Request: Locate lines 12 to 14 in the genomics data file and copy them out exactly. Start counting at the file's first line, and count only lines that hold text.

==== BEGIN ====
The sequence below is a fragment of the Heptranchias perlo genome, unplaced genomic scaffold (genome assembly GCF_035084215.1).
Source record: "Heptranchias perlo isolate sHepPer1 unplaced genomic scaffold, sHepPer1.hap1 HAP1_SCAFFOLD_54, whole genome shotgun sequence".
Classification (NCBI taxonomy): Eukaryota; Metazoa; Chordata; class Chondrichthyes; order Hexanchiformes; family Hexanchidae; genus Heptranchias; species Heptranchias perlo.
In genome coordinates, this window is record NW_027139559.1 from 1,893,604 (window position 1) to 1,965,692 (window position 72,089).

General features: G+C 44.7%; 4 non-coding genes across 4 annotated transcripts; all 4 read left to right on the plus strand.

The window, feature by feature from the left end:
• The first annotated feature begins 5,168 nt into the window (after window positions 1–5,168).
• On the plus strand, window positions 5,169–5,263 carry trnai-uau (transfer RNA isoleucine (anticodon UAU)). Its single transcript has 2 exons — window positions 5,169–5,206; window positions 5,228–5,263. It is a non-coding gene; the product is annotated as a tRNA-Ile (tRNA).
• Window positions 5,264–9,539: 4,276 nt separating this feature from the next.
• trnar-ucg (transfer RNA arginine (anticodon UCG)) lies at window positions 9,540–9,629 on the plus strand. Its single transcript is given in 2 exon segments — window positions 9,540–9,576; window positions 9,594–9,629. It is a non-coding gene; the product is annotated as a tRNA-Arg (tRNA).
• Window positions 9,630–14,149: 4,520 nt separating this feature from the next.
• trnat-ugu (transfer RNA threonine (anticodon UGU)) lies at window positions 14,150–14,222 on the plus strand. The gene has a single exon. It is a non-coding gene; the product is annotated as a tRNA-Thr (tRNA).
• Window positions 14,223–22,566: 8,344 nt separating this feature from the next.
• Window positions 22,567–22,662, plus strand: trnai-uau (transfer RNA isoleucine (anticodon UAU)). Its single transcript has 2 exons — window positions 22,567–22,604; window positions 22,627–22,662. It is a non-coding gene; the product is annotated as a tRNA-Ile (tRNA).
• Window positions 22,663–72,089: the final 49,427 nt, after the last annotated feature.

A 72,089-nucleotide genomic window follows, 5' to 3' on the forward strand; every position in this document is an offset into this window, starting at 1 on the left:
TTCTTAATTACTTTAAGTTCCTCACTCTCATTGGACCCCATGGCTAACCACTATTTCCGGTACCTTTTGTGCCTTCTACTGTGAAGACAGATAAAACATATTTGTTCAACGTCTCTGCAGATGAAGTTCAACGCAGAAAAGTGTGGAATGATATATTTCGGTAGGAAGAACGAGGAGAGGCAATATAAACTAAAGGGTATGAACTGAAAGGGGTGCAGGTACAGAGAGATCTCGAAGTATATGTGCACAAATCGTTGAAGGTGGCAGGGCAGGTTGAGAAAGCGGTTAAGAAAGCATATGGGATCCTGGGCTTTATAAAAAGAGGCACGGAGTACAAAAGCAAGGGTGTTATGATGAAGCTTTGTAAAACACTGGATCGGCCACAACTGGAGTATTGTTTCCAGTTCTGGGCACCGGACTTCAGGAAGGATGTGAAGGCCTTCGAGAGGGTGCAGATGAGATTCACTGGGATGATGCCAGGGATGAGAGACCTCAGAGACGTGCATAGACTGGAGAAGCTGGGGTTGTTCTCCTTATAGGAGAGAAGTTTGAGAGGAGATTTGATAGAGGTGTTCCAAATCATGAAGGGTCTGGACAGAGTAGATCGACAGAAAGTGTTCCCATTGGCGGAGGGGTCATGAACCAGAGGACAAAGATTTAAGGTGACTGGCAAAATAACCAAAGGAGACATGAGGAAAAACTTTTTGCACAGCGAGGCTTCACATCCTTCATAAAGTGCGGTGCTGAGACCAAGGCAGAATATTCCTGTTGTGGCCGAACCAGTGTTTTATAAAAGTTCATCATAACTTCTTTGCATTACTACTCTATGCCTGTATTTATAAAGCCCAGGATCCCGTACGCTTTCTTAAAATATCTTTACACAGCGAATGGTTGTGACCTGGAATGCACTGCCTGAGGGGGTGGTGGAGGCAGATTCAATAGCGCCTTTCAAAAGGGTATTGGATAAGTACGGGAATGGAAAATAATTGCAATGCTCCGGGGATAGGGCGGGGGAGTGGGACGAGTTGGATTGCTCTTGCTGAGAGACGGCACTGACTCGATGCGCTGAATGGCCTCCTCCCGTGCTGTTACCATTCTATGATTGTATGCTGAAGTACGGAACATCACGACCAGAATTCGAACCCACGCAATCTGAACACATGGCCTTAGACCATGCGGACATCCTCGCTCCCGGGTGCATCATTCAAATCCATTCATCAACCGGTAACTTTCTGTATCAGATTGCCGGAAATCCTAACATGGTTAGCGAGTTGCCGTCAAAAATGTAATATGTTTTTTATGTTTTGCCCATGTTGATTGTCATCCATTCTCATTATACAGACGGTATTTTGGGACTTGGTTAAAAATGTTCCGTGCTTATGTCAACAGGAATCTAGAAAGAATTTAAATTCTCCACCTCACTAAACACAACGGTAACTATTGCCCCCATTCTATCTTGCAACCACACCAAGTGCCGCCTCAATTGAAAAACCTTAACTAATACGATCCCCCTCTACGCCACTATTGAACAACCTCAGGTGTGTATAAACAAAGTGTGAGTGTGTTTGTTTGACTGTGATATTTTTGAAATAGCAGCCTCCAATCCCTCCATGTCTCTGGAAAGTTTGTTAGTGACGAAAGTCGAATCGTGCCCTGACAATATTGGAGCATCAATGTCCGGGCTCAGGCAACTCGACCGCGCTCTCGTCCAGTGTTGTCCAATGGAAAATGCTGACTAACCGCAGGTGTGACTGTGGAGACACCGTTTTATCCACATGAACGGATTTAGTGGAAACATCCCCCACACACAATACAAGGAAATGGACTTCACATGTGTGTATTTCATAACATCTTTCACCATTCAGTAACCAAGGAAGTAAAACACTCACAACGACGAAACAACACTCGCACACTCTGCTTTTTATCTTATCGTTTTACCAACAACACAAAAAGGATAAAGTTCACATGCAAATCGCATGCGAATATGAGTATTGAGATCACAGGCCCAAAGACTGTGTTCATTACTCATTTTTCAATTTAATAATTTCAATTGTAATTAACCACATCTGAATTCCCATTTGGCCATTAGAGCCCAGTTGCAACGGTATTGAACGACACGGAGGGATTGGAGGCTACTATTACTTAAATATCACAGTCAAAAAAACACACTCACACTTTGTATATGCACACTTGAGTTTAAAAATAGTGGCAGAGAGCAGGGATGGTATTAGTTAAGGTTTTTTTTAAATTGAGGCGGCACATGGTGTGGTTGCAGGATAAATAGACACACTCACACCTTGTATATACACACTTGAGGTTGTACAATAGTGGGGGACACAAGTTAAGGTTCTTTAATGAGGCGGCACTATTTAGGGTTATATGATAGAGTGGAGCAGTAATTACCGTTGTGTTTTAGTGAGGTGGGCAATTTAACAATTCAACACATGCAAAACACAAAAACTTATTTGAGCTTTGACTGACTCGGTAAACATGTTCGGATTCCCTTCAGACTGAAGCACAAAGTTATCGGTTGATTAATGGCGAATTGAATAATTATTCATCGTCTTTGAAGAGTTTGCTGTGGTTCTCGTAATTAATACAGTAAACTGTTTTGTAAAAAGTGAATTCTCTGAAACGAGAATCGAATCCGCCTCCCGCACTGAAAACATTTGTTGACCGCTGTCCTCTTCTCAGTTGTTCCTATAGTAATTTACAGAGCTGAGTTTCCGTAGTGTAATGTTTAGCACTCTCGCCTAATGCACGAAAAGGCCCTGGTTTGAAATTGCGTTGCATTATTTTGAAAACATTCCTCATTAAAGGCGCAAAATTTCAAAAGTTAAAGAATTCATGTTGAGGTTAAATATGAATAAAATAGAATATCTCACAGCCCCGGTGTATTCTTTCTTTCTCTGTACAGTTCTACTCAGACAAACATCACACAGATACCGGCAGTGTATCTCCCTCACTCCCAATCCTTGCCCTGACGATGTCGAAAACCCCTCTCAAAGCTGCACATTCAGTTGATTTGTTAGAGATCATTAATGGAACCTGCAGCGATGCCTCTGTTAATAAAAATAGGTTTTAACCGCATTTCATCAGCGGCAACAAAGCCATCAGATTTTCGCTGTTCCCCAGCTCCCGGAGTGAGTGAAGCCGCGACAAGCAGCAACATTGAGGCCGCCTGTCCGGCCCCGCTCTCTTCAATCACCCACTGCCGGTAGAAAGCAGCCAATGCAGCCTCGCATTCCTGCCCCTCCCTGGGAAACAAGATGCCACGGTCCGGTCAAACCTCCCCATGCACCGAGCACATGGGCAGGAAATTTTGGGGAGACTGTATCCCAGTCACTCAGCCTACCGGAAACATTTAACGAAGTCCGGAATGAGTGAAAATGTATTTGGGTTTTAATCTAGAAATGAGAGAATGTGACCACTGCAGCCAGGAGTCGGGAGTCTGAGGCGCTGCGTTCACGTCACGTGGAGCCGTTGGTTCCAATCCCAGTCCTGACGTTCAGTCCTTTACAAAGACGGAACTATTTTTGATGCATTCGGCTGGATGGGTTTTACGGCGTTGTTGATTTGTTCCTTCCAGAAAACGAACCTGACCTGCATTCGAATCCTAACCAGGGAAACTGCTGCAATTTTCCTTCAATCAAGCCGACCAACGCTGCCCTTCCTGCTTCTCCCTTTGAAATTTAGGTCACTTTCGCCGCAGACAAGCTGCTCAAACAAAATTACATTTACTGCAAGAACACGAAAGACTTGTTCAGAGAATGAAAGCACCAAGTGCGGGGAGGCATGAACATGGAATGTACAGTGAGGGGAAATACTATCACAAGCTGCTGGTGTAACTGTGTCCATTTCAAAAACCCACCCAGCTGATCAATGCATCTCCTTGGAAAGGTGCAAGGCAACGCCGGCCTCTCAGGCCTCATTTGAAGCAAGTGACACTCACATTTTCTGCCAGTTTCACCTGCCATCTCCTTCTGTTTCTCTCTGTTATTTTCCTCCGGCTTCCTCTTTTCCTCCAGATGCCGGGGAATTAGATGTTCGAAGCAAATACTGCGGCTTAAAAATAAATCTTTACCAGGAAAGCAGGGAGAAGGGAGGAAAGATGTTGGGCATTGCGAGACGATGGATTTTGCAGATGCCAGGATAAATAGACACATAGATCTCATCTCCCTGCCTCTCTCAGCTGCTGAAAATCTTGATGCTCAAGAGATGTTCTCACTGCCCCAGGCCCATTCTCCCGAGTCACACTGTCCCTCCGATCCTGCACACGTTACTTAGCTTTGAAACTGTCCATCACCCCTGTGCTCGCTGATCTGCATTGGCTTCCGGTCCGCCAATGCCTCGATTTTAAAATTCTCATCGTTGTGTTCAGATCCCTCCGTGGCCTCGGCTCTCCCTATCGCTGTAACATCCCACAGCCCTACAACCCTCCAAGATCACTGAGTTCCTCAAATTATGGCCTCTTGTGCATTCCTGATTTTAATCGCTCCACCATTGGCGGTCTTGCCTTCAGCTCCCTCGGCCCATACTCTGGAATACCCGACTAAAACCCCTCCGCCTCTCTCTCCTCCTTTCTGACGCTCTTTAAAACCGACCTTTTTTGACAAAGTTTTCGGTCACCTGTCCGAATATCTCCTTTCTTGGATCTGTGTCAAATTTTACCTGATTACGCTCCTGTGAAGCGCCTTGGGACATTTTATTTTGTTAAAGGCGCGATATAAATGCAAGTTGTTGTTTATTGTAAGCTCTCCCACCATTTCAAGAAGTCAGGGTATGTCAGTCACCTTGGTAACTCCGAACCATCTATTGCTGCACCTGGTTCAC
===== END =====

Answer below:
• trnat-ugu (transfer RNA threonine (anticodon UGU)) lies at window positions 14,150–14,222 on the plus strand. The gene has a single exon. It is a non-coding gene; the product is annotated as a tRNA-Thr (tRNA).
• Window positions 14,223–22,566: 8,344 nt separating this feature from the next.
• Window positions 22,567–22,662, plus strand: trnai-uau (transfer RNA isoleucine (anticodon UAU)). Its single transcript has 2 exons — window positions 22,567–22,604; window positions 22,627–22,662. It is a non-coding gene; the product is annotated as a tRNA-Ile (tRNA).